The Apprenticeship of Big Toe P
by Rieko Matsuura
Translated by Michael Emmerich
447 pages, $24.95
OVER THE PAST fifty years or so, Japanese literature has had a distinctive strain of what could be called magical realism. Many of its novels feature characters who undergo startling personal transformations manifested by uncommon, or downright bizarre, changes in their living situation or personal appearance. The work of novelist Kobo Abe, widely available in English translation, is perhaps the best example of this. In novels such as The Face of Another (1964), The Box Man (1973), and Kangaroo Notebook (1991), as well as a play titled The Man Who Turned Into a Stick (1967), Abe explores characters who experience physical dislocation, deformity, and even cross-species metamorphosis. Abe uses these for his exploration of the diffuse nature of identity.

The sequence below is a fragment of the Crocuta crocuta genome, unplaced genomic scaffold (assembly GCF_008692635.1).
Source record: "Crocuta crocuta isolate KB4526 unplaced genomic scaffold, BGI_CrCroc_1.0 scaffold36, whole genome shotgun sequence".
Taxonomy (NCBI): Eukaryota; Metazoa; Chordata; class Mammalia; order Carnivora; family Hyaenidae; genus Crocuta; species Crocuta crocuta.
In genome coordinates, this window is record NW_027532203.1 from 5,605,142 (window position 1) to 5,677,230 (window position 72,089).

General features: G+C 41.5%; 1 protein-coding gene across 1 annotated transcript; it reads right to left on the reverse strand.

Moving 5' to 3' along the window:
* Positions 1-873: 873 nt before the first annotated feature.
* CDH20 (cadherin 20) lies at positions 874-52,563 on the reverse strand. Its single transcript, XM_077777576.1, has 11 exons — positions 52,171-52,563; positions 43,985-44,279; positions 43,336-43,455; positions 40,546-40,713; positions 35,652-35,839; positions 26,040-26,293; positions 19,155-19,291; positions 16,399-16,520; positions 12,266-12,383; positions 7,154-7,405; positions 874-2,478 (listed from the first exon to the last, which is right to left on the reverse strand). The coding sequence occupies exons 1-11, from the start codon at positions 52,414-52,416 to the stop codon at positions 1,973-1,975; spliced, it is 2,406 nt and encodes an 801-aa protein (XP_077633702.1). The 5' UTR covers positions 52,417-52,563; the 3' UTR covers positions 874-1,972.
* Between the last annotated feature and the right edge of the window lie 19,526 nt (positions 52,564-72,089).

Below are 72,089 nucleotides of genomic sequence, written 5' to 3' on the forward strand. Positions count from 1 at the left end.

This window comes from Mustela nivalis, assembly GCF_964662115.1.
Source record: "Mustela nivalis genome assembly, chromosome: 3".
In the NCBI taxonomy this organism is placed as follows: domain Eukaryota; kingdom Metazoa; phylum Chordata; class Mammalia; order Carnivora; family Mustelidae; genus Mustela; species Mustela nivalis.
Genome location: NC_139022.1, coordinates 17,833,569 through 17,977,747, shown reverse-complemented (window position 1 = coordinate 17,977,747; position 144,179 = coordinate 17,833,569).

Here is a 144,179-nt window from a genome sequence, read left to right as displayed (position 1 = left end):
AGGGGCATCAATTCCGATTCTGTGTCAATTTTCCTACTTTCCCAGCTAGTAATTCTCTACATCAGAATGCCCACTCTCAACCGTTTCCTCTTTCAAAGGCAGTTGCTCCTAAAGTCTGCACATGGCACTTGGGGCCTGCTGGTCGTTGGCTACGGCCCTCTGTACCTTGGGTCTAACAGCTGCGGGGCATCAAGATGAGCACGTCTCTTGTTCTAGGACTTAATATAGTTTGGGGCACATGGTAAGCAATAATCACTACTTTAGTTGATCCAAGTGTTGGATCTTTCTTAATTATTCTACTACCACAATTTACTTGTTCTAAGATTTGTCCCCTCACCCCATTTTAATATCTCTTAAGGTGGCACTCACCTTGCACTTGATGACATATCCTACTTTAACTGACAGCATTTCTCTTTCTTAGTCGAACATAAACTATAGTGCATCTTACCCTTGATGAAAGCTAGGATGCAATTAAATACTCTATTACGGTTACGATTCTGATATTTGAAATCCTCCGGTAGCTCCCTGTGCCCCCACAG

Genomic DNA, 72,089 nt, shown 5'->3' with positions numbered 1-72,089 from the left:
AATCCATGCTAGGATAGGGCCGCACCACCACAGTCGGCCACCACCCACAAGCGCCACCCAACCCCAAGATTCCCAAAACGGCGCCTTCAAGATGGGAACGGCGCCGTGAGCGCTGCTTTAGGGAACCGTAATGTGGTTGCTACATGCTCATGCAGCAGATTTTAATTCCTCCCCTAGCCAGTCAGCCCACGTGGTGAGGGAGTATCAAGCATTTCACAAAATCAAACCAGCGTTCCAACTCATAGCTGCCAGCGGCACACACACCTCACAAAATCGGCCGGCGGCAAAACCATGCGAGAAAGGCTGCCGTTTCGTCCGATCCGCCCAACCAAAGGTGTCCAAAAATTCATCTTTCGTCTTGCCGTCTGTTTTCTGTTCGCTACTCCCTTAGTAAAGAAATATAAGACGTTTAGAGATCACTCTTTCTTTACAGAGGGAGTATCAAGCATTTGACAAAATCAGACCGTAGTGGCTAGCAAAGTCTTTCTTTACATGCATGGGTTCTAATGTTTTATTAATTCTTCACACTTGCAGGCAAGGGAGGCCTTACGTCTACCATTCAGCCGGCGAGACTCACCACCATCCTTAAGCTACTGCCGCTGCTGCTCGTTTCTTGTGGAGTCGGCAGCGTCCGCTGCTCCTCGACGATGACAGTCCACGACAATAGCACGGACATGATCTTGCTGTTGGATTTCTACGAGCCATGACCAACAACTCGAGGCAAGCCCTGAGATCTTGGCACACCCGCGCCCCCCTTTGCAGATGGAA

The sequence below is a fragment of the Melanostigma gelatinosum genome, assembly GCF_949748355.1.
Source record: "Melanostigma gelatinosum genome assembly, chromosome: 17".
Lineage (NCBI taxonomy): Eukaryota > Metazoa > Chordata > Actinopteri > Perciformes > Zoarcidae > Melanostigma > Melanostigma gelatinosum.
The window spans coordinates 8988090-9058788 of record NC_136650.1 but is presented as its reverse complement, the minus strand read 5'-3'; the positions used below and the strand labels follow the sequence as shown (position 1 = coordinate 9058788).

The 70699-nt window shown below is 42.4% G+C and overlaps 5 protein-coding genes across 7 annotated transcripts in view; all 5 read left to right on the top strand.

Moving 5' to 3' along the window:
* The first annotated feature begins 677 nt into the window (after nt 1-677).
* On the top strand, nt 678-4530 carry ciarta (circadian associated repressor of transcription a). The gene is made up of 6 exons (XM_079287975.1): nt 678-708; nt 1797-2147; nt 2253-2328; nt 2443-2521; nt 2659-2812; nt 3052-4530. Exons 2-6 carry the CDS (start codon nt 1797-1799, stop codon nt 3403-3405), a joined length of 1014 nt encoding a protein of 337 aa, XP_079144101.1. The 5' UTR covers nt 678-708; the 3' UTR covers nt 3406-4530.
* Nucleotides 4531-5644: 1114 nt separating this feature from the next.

The work of another novelist, Rieko Matsuura, who is less well known to English readers, fits squarely within this category of Japanese fiction. Her 1993 novel, The Apprenticeship of Big Toe P, tells the story of a young woman, Mano Kazumi, who wakes up one morning to discover that the big toe of her right foot has transformed into a penis.